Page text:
And here's a few super challenging movements that you don't even need equipment for:
  • The Pistol [One-Legged Squat]
  • Handstand Pushups
  • L-Sits
  • Wall Sits
Are you a stay-at-home athlete?  Tell us what you do to push the limits without making a ton of noise?





Friday, December 6, 2013

The One Piece of Fitness Equipment You Might be Missing

When outfitting a Garage Gym or even a fully functional commercial facility, we often think of the big ticket items:
Here's the standard equipment that most functional fitness gyms are outfitted with.  But are they missing that one small item that is necessary?
Here's some of the usual suspects in the functional fitness gym

  • Pull Up Rig
  • Barbells
  • Bumper Plates
  • Kettlebells
  • Medicine Balls
  • Gymnastics Rings
And even some of the other essentials:
  • Abmats
  • Jump Ropes
  • Plyo Boxes
Yep, all of those are definitely winners that get the job done well and open up a ton of exercises for you and your athletes.  But there is one little thought of yet very essential piece of equipment that is really important to any facility, even the home gym - the steel weight plate.  And even with it's small price tag, it can easily make the difference between a PR and frustration.

It is very common to outfit the Home Gym or Affiliate with 160lb-190lb of bumpers per athlete.  That set normally consists of the following bumper plates 10lb - 15lb - 25lb - 45lb.  If we stop for a moment to consider what weights we can get on the bar with a pair of each of these, the need for a set of 5lb and 2.5lb steel weight plates becomes evident quickly.
This little piece of equipment can be the difference between success and failure.
Is this the missing piece in your gym?

Our chart below shows that with the addition of 15lbs worth of steel plates [a pair each of 2.5lb and 5lb] you can get 23 different weight combinations than you could with just the common set of bumpers.  That's an amazing fact considering that 15lbs worth of plates will cost you less than a couple tickets to the movies.  And some of these incremental weight changes are super important to strength gains.  When you are quickly approaching a max on shoulder presses, deadlifts, or back squats sometimes a 20lb jump just isn't possible.  If all you've got at the gym are 10lb bumpers then that's the minimum jump you can make.  But with a set of 2.5lb steel plates, the 5 pound jump may make the difference between you wearing a smile all day versus feeling defeated.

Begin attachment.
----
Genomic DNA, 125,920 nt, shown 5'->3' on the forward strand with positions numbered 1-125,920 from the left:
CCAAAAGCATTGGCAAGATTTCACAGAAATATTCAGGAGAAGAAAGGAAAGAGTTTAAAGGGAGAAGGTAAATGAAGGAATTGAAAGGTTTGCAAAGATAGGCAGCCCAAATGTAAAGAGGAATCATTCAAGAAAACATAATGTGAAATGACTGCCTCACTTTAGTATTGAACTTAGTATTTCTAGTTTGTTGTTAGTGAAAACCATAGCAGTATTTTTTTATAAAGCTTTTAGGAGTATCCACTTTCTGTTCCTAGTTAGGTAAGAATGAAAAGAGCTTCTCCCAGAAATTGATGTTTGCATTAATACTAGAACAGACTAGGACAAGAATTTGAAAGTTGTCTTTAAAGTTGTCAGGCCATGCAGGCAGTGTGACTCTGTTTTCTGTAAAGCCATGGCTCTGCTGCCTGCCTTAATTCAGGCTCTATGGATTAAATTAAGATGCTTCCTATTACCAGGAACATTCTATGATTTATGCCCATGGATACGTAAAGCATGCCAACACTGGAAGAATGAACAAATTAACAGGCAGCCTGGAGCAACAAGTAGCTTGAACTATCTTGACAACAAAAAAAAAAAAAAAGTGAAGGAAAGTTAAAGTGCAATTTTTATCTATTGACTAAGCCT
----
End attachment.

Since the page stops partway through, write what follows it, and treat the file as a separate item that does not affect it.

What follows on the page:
45lb Bar
2.5lb
5lb
10lb
15lb
25lb
45lb


2
2
2
2
2
2
65lb
x


x



70lb
x
x

x



75lb
x



x


80lb
x
x


x


85lb
x

x

x


90lb
x
x
x

x


95lb
x




x

100lb
x
x



x

105lb
x

x


x

110lb
x
x
x


x

115lb
x


x

x

120lb
x
x

x

x

125lb
x



x
x

130lb
x
x


x
x

135lb
x





x
140lb
x
x




x
145lb
x


x
x
x

150lb
x
x

x
x
x

155lb
x


x


x
160lb
x
x

x


x
165lb
x



x

x
170lb
x
x


x

x
175lb
x

x

x

x
180lb
x
x
x

x

x
185lb
x


x
x

x
190lb
x
x

x
x

x
195lb
x

x
x
x

x
200lb
x
x
x
x
x

x
205lb
x


x

x
x
210lb
x
x

x

x
x
215lb
x



x
x
x
220lb
x
x


x
x
x
225lb
x


x
x
x
x
230lb
x
x

x
x
x
x
235lb
x

x
x
x
x
x
240lb
x
x
x
x
x
x
x

For the payback that the 2.5lb and 5lb steel plates bring, they are worth much more than the investment.  They'll keep strength gains coming when your body isn't ready to make the bigger leaps. Stretch the usefulness of your bumpers with a few sets of steel weight plates.